Sting wrote the story, music and lyrics – starring Joe MacGann, Charlie Hardwick, Richard Fleeshman
Speaking during rehearsals for the show, which opens in Newcastle on March 12, he says: “We haven’t even had our first night and I’m already burning with pride at what the cast and crew have done. I can honestly say I don’t think I’ve ever enjoyed doing anything so much.”
The Last Ship is based on Sting’s experiences of growing up in Wallsend, an area once dominated by the Swan Hunter shipyard.
“The biggest ships ever constructed on planet Earth were built at the end of my street,” he told the BBC last week.
“It was an amazing, surreal industrial environment to grow up in; the dimensions of the place were very theatrical, so one day I thought maybe I should write a play about my home town, my community.”
The musical was premiered in the USA in 2014, where it was nominated for a clutch of awards, but it is now coming back to its North-East roots for its UK premiere, then touring the country.
Joe McGann plays the pivotal role of Jackie White, the foreman of a shipyard that is closing, who – with his wife Peggy – brings the community together to finish building one last ship.
“Jackie has to balance his life; he’s the conduit between his men and the shipyard managers. It’s a balancing act for him, and he’s looking for alternative ways to keep his men and community together when the shipyard is closing,” Joe explains.
“I see people like my father in Jackie; self-taught, intelligent men who find a goodness in hard work and trying to find a human way around problems like these, rather than just deal with facts and figures. Jackie’s marriage to Peggy is like marriages I’ve known, too, an equal partnership where they work together.”
Peggy is played by Charlie Hardwick – Val Pollard in Emmerdale – and Joe says: “I last worked with her at the Sheffield Crucible in 1984 and, due to the vagaries of this business, we haven’t been in the same room since. But now, it’s like we’ve never been apart. In The Last Ship, you see the changes in the shipyard and community through Jackie and Peggy’s eyes and that’s the way the audience understands what’s going on.”
Ex-Coronation Street actor Richard Fleeshman also appears as Gideon Fletcher, a sailor returning home after 17 years at sea to a family and a town that are falling apart.
Joe is full of praise for his co-star: “What a great voice – and he plays piano and guitar like a dream! In fact, I’m going to have to kill him…” he laughs.
And then there’s the small matter of working with the show’s composer, lyricist and international megastar Sting, who actually started his professional career at Newcastle’s Northern Stage in 1974 playing bass in a production of Joseph And The Amazing Technicolor Dreamcoat.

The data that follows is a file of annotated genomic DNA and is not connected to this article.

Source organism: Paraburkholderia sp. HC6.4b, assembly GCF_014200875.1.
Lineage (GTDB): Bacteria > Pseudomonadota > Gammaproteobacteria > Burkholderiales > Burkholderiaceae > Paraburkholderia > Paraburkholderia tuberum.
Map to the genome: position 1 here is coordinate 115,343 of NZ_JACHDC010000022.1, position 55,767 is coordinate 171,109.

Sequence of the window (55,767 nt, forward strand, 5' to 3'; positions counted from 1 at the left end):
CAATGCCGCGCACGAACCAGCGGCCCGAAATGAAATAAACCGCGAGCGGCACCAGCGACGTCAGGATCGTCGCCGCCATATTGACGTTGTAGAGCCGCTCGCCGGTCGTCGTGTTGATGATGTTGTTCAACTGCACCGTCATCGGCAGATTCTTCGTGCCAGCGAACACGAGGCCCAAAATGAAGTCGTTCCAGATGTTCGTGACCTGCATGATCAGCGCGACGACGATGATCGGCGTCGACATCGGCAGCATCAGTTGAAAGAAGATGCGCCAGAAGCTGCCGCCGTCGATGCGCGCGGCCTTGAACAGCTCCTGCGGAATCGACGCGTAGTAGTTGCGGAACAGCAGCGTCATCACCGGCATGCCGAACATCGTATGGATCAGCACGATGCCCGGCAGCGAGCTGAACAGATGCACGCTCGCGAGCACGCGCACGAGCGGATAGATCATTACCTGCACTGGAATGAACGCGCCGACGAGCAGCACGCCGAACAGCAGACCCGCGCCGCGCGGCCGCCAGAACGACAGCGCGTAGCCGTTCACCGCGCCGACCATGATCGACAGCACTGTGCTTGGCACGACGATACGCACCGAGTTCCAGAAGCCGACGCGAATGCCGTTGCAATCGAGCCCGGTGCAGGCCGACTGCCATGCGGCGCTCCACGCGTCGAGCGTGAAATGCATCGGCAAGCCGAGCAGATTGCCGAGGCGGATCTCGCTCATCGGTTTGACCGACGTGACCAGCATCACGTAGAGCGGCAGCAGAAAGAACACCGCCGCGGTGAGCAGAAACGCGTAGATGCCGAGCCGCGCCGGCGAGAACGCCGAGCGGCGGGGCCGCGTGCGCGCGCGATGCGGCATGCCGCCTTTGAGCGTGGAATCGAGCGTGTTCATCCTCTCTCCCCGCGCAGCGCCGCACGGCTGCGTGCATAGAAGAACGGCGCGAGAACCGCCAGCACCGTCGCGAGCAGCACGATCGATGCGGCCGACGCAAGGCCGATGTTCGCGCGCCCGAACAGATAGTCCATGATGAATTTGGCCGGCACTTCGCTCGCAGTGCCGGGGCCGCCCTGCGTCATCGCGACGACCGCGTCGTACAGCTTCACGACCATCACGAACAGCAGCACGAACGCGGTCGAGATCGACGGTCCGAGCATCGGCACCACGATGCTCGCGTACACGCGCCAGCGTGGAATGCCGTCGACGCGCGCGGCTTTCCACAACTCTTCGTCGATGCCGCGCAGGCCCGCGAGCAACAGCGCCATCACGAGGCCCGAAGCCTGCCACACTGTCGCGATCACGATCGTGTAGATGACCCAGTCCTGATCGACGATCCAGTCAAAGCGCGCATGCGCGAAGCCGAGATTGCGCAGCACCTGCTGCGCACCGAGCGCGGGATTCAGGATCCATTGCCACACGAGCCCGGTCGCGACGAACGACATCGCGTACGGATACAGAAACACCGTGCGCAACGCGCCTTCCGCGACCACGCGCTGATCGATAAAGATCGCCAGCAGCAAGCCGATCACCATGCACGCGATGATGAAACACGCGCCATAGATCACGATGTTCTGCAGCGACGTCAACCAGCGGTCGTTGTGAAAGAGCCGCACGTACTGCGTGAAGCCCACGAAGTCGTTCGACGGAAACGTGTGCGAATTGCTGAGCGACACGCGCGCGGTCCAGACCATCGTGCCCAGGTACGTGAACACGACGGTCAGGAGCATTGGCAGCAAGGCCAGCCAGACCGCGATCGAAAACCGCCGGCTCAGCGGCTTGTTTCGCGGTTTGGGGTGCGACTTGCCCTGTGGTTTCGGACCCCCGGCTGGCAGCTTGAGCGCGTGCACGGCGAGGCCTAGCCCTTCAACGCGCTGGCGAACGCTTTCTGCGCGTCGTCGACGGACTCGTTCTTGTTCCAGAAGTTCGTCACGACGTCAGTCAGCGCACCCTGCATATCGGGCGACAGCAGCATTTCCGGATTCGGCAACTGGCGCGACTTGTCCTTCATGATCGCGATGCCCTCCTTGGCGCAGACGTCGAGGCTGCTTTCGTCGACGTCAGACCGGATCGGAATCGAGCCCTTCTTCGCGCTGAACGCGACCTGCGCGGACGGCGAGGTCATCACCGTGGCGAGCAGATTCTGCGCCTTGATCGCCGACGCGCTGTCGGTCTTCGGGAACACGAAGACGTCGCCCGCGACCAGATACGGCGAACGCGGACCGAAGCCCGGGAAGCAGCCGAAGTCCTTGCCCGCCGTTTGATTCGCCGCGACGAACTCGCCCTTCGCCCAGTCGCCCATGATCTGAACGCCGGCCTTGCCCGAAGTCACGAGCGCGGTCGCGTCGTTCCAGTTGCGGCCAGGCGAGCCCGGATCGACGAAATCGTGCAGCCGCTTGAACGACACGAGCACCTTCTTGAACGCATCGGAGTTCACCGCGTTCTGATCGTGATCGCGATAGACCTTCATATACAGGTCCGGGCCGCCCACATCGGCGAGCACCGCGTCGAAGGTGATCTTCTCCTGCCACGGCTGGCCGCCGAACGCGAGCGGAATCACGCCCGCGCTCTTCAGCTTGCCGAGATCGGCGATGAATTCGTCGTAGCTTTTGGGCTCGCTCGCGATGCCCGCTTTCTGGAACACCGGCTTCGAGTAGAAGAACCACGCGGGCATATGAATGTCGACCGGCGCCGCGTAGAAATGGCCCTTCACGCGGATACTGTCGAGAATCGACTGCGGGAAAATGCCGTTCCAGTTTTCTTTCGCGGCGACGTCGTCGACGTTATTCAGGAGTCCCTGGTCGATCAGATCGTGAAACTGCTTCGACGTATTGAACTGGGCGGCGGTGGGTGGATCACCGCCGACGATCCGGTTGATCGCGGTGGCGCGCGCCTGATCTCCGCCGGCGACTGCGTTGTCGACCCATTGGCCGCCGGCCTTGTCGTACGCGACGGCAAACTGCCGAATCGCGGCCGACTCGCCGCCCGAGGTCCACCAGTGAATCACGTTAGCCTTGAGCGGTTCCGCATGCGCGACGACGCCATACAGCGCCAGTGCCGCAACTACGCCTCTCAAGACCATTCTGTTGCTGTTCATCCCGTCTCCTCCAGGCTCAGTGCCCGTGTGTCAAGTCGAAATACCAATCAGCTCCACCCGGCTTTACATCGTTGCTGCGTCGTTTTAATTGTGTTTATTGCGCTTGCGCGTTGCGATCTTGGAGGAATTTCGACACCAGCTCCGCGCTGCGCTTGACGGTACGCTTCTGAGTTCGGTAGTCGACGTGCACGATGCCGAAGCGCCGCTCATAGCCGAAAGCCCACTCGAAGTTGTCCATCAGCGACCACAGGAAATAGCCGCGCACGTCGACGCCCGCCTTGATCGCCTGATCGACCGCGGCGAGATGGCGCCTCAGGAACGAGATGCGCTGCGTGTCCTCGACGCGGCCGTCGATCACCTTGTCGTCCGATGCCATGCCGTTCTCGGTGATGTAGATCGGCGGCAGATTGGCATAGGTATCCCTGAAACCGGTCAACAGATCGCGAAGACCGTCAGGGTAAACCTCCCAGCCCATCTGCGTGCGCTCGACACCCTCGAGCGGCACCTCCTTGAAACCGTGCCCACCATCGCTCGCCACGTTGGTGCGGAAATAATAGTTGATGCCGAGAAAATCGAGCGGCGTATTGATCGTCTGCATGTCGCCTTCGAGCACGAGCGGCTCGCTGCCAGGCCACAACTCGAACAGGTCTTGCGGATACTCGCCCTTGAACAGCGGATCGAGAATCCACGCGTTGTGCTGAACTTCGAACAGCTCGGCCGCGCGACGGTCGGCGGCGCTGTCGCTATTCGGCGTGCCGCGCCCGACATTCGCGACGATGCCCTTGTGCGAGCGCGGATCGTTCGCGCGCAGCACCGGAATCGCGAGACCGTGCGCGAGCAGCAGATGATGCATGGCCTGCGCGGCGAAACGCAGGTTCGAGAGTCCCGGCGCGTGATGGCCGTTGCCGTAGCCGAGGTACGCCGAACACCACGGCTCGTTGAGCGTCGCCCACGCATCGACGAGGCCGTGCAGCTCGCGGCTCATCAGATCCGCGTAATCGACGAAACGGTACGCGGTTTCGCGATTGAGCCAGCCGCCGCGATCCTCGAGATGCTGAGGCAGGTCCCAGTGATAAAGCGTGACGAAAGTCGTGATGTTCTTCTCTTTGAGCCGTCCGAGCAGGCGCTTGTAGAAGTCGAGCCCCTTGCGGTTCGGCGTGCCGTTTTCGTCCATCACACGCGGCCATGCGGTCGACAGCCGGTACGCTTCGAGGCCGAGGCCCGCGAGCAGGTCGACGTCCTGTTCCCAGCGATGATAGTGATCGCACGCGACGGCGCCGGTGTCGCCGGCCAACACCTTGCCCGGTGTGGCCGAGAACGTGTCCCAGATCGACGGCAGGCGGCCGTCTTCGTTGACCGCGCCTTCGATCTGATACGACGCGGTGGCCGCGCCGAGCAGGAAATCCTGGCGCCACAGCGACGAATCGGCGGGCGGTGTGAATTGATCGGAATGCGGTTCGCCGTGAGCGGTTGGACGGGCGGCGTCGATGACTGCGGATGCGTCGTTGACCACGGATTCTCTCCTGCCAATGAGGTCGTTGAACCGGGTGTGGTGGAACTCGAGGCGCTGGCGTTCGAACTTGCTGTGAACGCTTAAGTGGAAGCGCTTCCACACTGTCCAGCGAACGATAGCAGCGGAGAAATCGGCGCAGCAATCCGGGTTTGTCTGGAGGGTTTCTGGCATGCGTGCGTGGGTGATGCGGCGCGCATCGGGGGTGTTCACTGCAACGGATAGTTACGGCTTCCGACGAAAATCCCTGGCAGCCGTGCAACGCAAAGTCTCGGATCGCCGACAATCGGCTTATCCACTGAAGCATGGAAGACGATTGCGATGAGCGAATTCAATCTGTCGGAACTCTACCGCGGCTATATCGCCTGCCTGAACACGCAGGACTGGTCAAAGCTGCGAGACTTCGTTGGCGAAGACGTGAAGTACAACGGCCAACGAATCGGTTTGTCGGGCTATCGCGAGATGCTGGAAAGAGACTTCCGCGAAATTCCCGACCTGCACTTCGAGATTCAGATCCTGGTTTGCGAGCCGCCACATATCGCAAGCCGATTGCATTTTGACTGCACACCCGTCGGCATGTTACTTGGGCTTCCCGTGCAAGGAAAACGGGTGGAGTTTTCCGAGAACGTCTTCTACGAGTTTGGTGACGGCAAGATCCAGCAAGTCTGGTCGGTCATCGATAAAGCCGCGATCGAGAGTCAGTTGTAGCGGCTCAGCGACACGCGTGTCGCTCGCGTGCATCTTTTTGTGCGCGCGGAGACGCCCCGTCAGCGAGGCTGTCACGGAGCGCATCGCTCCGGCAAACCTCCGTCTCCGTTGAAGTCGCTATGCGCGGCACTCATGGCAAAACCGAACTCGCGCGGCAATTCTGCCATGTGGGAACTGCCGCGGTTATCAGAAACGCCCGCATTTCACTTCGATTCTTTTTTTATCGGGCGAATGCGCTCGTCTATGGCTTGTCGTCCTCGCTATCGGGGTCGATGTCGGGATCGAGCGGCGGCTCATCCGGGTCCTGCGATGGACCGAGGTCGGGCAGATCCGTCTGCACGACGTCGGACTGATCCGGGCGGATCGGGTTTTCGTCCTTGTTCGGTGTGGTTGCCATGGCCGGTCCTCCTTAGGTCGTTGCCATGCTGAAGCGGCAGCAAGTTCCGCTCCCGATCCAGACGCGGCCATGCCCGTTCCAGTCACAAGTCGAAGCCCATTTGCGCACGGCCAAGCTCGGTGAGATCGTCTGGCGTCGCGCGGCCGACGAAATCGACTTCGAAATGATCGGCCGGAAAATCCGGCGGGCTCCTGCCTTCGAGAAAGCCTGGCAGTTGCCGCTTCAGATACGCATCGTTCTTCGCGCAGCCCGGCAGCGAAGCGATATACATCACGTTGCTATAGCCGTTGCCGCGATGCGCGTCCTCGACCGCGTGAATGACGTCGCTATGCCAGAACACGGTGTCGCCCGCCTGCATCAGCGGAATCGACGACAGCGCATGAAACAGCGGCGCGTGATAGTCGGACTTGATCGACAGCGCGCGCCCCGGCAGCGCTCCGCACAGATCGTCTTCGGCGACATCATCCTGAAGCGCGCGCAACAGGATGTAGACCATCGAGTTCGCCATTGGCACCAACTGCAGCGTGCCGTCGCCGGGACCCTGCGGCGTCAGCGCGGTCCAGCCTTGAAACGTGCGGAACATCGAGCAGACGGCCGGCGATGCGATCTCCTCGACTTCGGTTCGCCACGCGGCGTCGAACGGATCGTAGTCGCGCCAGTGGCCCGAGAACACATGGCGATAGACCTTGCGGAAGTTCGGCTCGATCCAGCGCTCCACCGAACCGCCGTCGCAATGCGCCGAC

“It’s been wonderful to work in the same room with a writer of his stature, as he’s got such good ears,” says Joe.
“He and our musical director Rob Mathes sit together at the table in rehearsals and work closely with everyone on the floor and work closely with us – they’re making it bespoke for the cast. You know Sting wants to make the show the best he can; he’s hugely committed to it and it’s not a vanity project.”
McGann is hugely committed to The Last Ship, too. A vastly experienced musical theatre actor, growing up in the port city of Liverpool means he feels a strong connection with the Tyneside shipyard communities: “The show has a huge resonance with me. I’m from a family of Irish immigrants who are mostly self-taught and who improved themselves to get out of the ghettoes. My mum’s dad worked in the docks, so that feeling is in my DNA.
“The Last Ship is about real people’s relationships and the relationships between them, their work and their community. That might sound a bit dry but you should bring your tissues and be prepared to laugh and cry. It’s a very human production and there will be a lot that audiences will understand about the way Britain and the manufacturing industry has changed.
Joe Mcgann and Sting at a rehearsal
“And change is about what you do with it. It’s about the way you handle it. It can be a positive force for good and I hope people will come away feeling inspired to do positive things in their own lives.
“Tyneside shipbuilding might sound like a strange theme for a musical but then again so was West Side Story, so was London Road, the show at the National Theatre about the murder of women in Norwich, and so was Fiddler On The Roof.”
Ah yes, Fiddler On The Roof, the classic musical in which Joe appeared as patriarch Tevye back in 2008. He’s returning to a paterfamilias role with The Last Ship.
How does 59-year-old Joe (still as dishy as ever) feel about taking on these roles with a little snow on the roof? “I’ve had these roles thrust on me but it’s not how I see myself,” he says.
“In my head, I’m still in my mid-20s and I’m shocked that it happened.
“Now I’m playing fathers but I remember playing young rock ’n’ roll leads. But I can’t complain. I’ve been in this business a long time now, and I credit the young man I was for knowing it was a job that would suit him.”
The Last Ship is at Newcastle’s Northern Stage from March 12-April 7, then touring the UK until July 7: thelastshipmusical.co.uk